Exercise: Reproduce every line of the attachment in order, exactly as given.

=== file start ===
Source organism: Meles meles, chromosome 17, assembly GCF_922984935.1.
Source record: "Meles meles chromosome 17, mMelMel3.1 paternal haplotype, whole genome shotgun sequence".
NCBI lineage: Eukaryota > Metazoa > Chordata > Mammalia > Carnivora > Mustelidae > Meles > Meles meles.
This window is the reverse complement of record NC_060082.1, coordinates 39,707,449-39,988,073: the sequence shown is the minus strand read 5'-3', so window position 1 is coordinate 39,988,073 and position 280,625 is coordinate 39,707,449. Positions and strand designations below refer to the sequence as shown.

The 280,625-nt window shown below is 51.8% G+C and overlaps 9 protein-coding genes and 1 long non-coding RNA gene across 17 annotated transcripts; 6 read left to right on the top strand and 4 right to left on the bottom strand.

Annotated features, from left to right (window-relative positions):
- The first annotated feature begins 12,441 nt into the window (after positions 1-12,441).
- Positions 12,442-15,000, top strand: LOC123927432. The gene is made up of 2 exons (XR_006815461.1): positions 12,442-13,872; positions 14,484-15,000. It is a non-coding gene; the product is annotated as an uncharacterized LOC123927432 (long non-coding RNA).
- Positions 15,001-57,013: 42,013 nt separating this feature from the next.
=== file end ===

Source organism: Meles meles, chromosome 17, assembly GCF_922984935.1.
Source record: "Meles meles chromosome 17, mMelMel3.1 paternal haplotype, whole genome shotgun sequence".
NCBI lineage: Eukaryota > Metazoa > Chordata > Mammalia > Carnivora > Mustelidae > Meles > Meles meles.
This window is the reverse complement of record NC_060082.1, coordinates 39,707,449-39,988,073: the sequence shown is the minus strand read 5'-3', so window position 1 is coordinate 39,988,073 and position 280,625 is coordinate 39,707,449. Positions and strand designations below refer to the sequence as shown.

The 280,625-nt window shown below is 51.8% G+C and overlaps 9 protein-coding genes and 1 long non-coding RNA gene across 17 annotated transcripts; 6 read left to right on the top strand and 4 right to left on the bottom strand.

Annotated features, from left to right (window-relative positions):
- The first annotated feature begins 12,441 nt into the window (after positions 1-12,441).
- Positions 12,442-15,000, top strand: LOC123927432. The gene is made up of 2 exons (XR_006815461.1): positions 12,442-13,872; positions 14,484-15,000. It is a non-coding gene; the product is annotated as an uncharacterized LOC123927432 (long non-coding RNA).
- Positions 15,001-57,013: 42,013 nt separating this feature from the next.